Few things get church folks more riled up than a conversation about what color candles to use in the Advent wreath. All purple, all white, all blue, all red, three blue and one pink, three purple and one pink, or some other color combination thereof.
And that's even before the discussion over whether or not to add a white Christ Candle in the middle on Christmas Eve.
I know of one cleric who was even accused of "ruining Advent" for using the "wrong" color of candles one year.
And let's not get started on those liturgical factions crusading for either blue or purple vestments and altar hangings during Advent. I'm not even going to touch that holy war.
Of course this is all very high on Jesus' list -- when he returns to judge the world at the Second Coming, all will surely be revealed.
But back to the issue at hand: the pink candle. In my parish, we use three purple candles with a pink candle lit on the Third Sunday of Advent. This is the traditional practice in most, but by no means all, liturgical churches. We don’t do this for aesthetics — we’re not trying to add an "accent" candle. No, that third candle is pink (or technically rose-colored) because it’s Gaudete Sunday.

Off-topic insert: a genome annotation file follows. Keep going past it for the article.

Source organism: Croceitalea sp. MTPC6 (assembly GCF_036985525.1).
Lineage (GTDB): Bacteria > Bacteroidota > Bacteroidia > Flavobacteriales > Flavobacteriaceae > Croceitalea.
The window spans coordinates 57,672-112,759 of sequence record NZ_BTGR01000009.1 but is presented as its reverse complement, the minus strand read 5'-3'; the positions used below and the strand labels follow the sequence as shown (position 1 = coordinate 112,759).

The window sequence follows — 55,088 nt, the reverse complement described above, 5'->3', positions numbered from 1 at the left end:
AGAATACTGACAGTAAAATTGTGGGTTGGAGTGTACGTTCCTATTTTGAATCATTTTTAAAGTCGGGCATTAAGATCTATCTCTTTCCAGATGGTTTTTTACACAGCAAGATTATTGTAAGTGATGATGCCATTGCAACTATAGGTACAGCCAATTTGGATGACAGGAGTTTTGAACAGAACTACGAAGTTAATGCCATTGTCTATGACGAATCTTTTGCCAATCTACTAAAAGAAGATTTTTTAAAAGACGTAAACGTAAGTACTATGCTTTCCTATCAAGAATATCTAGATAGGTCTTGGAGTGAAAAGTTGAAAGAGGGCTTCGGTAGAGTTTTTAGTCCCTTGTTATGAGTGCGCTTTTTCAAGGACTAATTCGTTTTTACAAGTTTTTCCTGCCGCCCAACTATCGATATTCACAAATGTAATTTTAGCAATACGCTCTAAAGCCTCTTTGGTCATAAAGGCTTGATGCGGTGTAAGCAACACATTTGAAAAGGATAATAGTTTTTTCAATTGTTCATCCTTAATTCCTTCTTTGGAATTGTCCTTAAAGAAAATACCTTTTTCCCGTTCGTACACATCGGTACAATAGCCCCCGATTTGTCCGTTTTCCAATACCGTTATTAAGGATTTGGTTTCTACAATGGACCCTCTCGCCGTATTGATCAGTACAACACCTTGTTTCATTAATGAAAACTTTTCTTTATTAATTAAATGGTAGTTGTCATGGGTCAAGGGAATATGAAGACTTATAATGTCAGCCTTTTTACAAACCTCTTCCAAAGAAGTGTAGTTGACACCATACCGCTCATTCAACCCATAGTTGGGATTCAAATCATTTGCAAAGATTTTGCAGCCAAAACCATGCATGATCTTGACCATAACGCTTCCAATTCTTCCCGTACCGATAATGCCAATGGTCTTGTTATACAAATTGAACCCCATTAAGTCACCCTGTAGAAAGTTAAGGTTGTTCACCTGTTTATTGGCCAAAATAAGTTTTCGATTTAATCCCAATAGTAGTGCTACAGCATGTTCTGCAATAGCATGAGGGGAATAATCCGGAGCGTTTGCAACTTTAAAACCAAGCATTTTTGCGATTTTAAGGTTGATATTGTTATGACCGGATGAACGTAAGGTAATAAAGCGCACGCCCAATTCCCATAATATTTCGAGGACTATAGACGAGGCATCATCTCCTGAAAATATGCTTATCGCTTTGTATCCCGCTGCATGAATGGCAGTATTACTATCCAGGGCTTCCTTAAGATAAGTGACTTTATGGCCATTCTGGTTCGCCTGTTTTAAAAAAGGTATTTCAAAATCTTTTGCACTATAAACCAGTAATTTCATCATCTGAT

Okay, let me back up and do some explaining here. First of all, we refer to the Third Sunday
of Advent as Gaudete Sunday (pronounced gow-day-tay) because the introit for the mass in Latin begins “Gaudete in Domino semper: iterum dico, gaudete” meaning “Rejoice in the Lord always: again I say rejoice.”
While much of the penitential nature of the season has been lost in favor of hopeful expectation, some of the readings still do sound this note -- something retained in the seasonal collects (which my archenemesis, Scott Gunn, once memorably blogged about). The Third Sunday has traditionally been a respite from the penitential themes of Advent emphasizing instead the joy of the coming of the Lord.